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Populating Select Lists in ASP.NET MVC and jQuery

September 25, 2009 Comments off

I’ve been working the last bit to find the best way to create/populate select (option) lists using a mixture of ASP.NET MVC and jQuery.  What I’ve run into is that the “key” and “value” tags are not passed along when using Json(data).

Here’s what I’m trying to pull off in jQuery: building a simple select drop down list.

var dd_activities = “<select id=’dd_activities’>”;
var count = data.length;
for (var i = 0; i < count; i++) {
 dd_activities += “<option value='” + data[i].Key + “‘>” + data[i].Value + “</option>”;
}
dd_activities += “</select>”;

$(“#activities”).before(dd_activities);

Using some very basic key/value data:

[
 {“3″,”Text Value”},
 {“4″,”Another Text Value”},
 {“1″,”More boring values…”},
 {“2″,”Running out of values”},
 {“5″,”Last value…”}
]

Without any sort of name, I was at a loss on how to access the information, how to get it’s length, or anything.  FireBug was happy to order it up… but that didn’t help.
 
My first attempt was to use a custom object, but that just felt dirty—creating NEW objects simply to return Json data.
 
My second attempt matched the mentality of newing new anonymous Json objects and seemed to work like a champ:
 

[Authorize]

[CacheFilter(Duration = 20)]

public ActionResult GetActivitiesList()

{

    try

    {

        var results =

        _activityRepository

            .GetAll()

            .OrderBy(x => x.Target.Name).OrderBy(x => x.Name)

            .Select(x => new

                {

                    Key = x.Id.ToString(),

                    Value = string.Format(“[{0}] {1}”, x.Target.Name, x.Name)

                })

            .ToList();

 

        return Json(results);

    }

    catch (Exception ex)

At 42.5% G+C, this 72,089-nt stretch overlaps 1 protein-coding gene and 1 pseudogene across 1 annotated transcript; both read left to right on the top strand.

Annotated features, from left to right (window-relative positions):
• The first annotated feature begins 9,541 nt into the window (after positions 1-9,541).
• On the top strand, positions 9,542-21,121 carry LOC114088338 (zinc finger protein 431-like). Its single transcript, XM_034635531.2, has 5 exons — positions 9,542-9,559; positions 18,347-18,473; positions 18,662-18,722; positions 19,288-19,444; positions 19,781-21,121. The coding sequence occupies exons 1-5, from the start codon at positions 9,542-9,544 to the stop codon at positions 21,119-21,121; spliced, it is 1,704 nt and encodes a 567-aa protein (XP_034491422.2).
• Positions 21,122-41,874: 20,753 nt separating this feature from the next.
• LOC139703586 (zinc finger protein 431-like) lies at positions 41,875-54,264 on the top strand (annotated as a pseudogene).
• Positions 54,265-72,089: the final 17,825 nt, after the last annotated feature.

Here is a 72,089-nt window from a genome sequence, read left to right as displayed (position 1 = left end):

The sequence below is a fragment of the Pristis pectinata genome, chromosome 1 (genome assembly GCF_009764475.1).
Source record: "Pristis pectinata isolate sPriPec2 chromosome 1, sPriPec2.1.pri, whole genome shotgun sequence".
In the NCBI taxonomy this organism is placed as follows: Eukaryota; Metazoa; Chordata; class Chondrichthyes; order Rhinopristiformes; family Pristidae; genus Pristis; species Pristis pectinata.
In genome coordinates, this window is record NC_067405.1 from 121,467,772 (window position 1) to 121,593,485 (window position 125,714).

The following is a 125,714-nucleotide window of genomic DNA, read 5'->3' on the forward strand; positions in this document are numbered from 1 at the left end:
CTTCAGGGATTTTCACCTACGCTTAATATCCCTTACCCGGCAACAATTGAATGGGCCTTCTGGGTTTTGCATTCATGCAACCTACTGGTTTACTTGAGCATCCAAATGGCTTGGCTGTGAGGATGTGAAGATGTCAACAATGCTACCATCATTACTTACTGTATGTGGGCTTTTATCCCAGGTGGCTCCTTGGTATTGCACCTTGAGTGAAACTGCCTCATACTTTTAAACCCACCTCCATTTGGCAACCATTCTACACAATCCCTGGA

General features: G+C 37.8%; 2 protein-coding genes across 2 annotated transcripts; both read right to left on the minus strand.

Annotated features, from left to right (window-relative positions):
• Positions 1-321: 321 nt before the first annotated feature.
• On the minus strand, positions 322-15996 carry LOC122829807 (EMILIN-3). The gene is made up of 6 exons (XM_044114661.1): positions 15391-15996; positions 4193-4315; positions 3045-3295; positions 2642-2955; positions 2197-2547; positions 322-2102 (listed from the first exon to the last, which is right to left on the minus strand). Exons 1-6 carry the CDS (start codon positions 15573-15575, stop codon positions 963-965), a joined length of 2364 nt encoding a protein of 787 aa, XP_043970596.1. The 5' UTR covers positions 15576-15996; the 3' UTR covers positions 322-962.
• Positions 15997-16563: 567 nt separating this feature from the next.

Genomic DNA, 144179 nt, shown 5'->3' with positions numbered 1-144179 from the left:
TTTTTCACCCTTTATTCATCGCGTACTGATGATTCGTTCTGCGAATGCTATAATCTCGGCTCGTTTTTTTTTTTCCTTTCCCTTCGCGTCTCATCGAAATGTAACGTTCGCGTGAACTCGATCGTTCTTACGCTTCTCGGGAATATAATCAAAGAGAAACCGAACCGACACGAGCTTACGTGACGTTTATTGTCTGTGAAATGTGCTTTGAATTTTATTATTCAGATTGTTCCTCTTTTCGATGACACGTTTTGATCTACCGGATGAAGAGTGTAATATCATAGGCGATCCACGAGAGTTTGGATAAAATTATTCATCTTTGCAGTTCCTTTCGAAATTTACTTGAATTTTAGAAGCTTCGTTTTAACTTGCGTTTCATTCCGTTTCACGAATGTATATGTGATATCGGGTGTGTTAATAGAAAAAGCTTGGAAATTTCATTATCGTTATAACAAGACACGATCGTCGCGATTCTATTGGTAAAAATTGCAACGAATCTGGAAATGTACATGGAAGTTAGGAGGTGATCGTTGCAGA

{

        return Json(ex.Message);

    }

}

 
Well, not beautiful, but returns a sexy Key/Value list that Json expects—and that populates our select list.
[
 {“Key”:”3″,”Value”:”Text Value”},
 {“Key”:”4″,”Value”:”Another Text Value”},
 {“Key”:”1″,”Value”:”More boring values…”},
 {“Key”:”2″,”Value”:”Running out of values”},
 {“Key”:”5″,”Value”:”Last value…”}
]
The next step was to get that out of the controller and into the data repository… pushing some of that logic back down to the database.
 

var criteria =

    Session.CreateCriteria<Activity>()

    .CreateAlias(“Target”, “Target”)

    .Add(Restrictions.Eq(“IsValid”, true))

    .AddOrder(Order.Asc(“Target.Name”))

    .AddOrder(Order.Asc(“Name”))

    .SetMaxResults(100);

 

var data = criteria.List<Activity>();

var result =

    data

        .Select(x => new

            {

                Key = x.Id.ToString(),

                Value = string.Format(“[{0}] {1}”, x.Target.Name, x.Name)

            })

        .ToList();

tx.Commit();

return result;

 
A bit of formatting, restrictions, push the ordering back to the database, and a tidy SQL statement is created.
 
The last touch is the return type.  Since we’re returning a “List” of anonymous types, the return type of GetActivitiesList() must be an IList.
 
That shrinks down my ActionResult to a single call.
 

try

 {

     return Json(_activityRepository.GetActivitiesList());

 }

 catch (Exception ex)

 {

     return Json(ex.Message);

 }

 
That works… and will work for now.  Though, I’ve marked it as a HACK in my code.  Why?  I’m honestly not sure yet.  Just a feeling.
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Html.Grid Rendering as Plain Text?

September 23, 2009 1 comment

Notice: Stupid, stupid moment described ahead.  Proceed with caution.

I spent a good half hour trying to figure out why my MVCContrib Html.Grid<T> wasn’t rendering.  It wasn’t throwing an error, it was simply returning the HTML code as Plain Text.

  • The AutoMapper code looked good,
  • The Html.Grid<T> code looked good (it’d be templated off another page anyway and that page was working),
  • The view model code looked good.